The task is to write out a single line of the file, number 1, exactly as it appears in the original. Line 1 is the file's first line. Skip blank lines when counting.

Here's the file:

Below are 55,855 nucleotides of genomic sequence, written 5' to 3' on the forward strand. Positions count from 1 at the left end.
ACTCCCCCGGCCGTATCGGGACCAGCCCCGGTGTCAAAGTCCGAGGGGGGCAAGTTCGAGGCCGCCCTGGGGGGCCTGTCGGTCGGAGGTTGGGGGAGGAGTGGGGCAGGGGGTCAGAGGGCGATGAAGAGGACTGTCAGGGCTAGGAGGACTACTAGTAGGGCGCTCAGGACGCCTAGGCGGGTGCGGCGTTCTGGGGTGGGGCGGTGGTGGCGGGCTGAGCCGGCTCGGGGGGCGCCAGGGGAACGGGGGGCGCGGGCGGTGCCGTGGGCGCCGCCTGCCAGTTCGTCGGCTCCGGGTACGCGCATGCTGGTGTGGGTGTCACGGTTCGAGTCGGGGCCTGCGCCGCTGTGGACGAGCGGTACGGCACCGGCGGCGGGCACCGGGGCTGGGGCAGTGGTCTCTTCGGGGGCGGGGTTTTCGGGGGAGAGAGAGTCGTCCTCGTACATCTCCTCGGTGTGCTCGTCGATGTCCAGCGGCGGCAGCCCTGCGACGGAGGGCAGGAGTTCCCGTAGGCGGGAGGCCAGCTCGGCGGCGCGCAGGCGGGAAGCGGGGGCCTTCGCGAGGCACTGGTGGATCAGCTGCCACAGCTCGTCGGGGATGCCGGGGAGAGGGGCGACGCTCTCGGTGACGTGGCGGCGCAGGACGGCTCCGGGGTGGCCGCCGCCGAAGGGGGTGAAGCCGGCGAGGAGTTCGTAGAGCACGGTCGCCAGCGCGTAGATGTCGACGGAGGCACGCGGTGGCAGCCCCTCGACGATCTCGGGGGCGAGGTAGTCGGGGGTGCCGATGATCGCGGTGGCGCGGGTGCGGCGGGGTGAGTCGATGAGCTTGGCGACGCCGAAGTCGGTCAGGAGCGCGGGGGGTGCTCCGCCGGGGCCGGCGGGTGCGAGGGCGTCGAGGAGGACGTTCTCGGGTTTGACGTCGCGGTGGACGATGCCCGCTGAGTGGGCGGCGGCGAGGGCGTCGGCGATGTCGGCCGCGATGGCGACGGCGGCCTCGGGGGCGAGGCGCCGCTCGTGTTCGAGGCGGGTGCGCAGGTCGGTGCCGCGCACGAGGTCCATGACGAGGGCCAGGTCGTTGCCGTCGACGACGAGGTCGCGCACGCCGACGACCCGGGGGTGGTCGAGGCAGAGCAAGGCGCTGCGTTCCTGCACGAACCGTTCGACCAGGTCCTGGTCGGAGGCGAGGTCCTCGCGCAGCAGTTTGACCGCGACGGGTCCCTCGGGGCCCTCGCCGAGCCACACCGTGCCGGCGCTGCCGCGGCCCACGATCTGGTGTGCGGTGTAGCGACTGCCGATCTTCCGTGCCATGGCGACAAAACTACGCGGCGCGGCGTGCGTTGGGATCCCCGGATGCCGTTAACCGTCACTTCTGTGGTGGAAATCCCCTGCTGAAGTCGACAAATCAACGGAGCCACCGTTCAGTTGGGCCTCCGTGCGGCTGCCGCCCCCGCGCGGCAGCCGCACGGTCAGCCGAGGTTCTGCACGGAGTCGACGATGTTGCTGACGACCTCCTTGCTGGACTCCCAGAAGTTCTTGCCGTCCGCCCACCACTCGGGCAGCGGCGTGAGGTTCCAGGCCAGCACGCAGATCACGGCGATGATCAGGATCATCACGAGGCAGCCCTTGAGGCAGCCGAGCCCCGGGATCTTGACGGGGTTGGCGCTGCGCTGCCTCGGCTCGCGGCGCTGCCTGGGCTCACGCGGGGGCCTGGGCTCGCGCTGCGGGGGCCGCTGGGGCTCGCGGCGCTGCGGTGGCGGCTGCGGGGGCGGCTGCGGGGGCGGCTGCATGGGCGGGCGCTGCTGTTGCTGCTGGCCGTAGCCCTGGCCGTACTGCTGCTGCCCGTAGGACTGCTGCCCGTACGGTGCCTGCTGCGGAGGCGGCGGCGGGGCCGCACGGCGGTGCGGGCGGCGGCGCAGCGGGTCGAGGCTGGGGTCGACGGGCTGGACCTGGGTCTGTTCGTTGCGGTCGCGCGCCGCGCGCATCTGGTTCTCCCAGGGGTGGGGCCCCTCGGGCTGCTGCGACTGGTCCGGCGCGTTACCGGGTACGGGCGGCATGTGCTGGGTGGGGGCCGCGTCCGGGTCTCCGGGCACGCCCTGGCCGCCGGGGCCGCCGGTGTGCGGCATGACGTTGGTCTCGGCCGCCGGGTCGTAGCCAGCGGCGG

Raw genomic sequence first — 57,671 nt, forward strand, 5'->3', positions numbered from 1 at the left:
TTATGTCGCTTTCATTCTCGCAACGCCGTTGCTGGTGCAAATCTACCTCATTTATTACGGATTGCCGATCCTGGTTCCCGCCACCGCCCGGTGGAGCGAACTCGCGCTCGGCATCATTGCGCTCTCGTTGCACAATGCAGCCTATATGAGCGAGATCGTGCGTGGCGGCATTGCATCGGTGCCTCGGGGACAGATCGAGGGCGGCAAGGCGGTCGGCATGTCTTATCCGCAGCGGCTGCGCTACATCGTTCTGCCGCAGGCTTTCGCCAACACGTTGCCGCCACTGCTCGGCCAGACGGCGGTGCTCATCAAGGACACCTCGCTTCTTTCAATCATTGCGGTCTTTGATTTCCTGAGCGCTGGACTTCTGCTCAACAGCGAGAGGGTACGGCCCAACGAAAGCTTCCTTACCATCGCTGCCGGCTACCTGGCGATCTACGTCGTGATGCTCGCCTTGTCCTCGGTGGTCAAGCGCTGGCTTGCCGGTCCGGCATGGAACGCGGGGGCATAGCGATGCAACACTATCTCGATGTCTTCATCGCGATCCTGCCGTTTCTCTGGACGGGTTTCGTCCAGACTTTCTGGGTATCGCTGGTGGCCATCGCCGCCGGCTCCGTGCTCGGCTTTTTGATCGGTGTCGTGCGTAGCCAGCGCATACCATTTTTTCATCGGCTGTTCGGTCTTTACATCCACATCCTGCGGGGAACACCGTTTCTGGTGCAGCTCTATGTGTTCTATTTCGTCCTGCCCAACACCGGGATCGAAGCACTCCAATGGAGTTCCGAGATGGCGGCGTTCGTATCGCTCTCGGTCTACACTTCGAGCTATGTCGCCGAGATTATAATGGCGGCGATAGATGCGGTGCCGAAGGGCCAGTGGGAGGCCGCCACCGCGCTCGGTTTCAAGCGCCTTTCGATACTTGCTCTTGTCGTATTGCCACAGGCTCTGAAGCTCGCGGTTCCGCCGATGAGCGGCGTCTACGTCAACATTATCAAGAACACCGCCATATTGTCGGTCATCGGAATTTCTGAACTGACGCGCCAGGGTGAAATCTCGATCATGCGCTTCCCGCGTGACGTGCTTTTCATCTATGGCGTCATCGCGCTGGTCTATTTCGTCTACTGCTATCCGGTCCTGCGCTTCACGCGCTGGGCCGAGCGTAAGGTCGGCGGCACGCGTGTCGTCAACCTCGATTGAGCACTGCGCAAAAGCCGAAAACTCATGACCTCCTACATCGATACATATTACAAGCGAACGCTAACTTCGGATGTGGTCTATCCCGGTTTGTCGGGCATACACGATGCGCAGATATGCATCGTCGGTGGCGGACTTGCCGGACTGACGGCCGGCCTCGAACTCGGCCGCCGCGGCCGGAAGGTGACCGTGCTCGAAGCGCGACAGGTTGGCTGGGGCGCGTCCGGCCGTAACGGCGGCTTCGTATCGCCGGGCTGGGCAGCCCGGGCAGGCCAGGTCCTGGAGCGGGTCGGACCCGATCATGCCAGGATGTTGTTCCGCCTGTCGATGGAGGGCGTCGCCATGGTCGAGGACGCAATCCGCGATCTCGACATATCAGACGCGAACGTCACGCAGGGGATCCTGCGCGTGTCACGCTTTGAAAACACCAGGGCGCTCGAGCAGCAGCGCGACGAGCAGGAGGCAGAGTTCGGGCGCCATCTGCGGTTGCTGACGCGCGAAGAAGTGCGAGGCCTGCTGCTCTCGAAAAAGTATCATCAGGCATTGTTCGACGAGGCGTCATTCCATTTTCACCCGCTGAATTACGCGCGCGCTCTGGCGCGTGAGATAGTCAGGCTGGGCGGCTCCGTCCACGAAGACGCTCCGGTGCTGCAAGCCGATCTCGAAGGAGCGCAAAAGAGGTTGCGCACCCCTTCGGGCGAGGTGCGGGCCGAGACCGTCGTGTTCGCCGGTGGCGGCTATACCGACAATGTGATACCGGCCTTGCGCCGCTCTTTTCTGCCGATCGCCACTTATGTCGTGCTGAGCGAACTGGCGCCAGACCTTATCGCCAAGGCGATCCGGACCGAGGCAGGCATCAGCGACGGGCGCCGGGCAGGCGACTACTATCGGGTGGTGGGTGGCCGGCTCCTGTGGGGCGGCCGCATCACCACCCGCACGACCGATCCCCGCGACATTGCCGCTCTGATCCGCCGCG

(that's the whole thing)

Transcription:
Below are 55,855 nucleotides of genomic sequence, written 5' to 3' on the forward strand. Positions count from 1 at the left end.